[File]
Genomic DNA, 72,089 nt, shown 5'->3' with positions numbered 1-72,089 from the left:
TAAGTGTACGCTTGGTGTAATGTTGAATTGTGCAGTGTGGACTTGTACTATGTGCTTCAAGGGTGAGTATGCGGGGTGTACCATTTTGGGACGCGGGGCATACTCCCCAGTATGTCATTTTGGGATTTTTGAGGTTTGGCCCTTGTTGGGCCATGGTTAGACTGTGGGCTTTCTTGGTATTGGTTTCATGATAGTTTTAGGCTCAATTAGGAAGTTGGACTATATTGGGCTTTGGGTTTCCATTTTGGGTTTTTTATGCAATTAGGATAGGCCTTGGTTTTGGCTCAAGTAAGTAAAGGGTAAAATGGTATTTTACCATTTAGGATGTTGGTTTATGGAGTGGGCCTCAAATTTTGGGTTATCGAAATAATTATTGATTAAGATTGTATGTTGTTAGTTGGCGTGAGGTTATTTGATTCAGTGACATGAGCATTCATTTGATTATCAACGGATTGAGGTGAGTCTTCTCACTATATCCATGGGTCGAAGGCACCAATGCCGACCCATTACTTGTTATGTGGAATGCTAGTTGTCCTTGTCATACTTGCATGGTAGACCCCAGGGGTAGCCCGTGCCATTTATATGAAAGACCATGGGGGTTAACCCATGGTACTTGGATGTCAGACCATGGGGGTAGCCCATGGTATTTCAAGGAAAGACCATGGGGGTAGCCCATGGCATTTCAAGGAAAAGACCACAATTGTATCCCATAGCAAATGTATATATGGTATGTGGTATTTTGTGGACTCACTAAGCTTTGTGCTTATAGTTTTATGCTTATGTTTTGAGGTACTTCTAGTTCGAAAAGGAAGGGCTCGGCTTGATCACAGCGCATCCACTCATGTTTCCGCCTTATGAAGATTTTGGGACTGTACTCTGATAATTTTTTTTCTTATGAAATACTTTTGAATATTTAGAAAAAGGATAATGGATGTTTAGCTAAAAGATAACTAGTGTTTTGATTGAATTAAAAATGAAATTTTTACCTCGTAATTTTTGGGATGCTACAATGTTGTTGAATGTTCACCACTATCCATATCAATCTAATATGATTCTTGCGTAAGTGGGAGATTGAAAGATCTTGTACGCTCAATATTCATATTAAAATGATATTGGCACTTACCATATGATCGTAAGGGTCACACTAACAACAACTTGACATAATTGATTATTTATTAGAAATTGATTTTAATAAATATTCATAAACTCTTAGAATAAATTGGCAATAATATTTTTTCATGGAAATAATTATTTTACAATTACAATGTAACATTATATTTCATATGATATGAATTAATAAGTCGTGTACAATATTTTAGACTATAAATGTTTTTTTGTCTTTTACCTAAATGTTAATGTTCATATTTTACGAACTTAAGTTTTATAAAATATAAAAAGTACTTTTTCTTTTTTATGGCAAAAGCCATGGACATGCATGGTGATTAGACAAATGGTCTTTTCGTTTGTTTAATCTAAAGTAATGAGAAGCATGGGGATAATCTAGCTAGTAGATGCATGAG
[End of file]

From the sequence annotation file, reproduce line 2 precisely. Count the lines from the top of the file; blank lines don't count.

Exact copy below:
TAAGTGTACGCTTGGTGTAATGTTGAATTGTGCAGTGTGGACTTGTACTATGTGCTTCAAGGGTGAGTATGCGGGGTGTACCATTTTGGGACGCGGGGCATACTCCCCAGTATGTCATTTTGGGATTTTTGAGGTTTGGCCCTTGTTGGGCCATGGTTAGACTGTGGGCTTTCTTGGTATTGGTTTCATGATAGTTTTAGGCTCAATTAGGAAGTTGGACTATATTGGGCTTTGGGTTTCCATTTTGGGTTTTTTATGCAATTAGGATAGGCCTTGGTTTTGGCTCAAGTAAGTAAAGGGTAAAATGGTATTTTACCATTTAGGATGTTGGTTTATGGAGTGGGCCTCAAATTTTGGGTTATCGAAATAATTATTGATTAAGATTGTATGTTGTTAGTTGGCGTGAGGTTATTTGATTCAGTGACATGAGCATTCATTTGATTATCAACGGATTGAGGTGAGTCTTCTCACTATATCCATGGGTCGAAGGCACCAATGCCGACCCATTACTTGTTATGTGGAATGCTAGTTGTCCTTGTCATACTTGCATGGTAGACCCCAGGGGTAGCCCGTGCCATTTATATGAAAGACCATGGGGGTTAACCCATGGTACTTGGATGTCAGACCATGGGGGTAGCCCATGGTATTTCAAGGAAAGACCATGGGGGTAGCCCATGGCATTTCAAGGAAAAGACCACAATTGTATCCCATAGCAAATGTATATATGGTATGTGGTATTTTGTGGACTCACTAAGCTTTGTGCTTATAGTTTTATGCTTATGTTTTGAGGTACTTCTAGTTCGAAAAGGAAGGGCTCGGCTTGATCACAGCGCATCCACTCATGTTTCCGCCTTATGAAGATTTTGGGACTGTACTCTGATAATTTTTTTTCTTATGAAATACTTTTGAATATTTAGAAAAAGGATAATGGATGTTTAGCTAAAAGATAACTAGTGTTTTGATTGAATTAAAAATGAAATTTTTACCTCGTAATTTTTGGGATGCTACAATGTTGTTGAATGTTCACCACTATCCATATCAATCTAATATGATTCTTGCGTAAGTGGGAGATTGAAAGATCTTGTACGCTCAATATTCATATTAAAATGATATTGGCACTTACCATATGATCGTAAGGGTCACACTAACAACAACTTGACATAATTGATTATTTATTAGAAATTGATTTTAATAAATATTCATAAACTCTTAGAATAAATTGGCAATAATATTTTTTCATGGAAATAATTATTTTACAATTACAATGTAACATTATATTTCATATGATATGAATTAATAAGTCGTGTACAATATTTTAGACTATAAATGTTTTTTTGTCTTTTACCTAAATGTTAATGTTCATATTTTACGAACTTAAGTTTTATAAAATATAAAAAGTACTTTTTCTTTTTTATGGCAAAAGCCATGGACATGCATGGTGATTAGACAAATGGTCTTTTCGTTTGTTTAATCTAAAGTAATGAGAAGCATGGGGATAATCTAGCTAGTAGATGCATGAG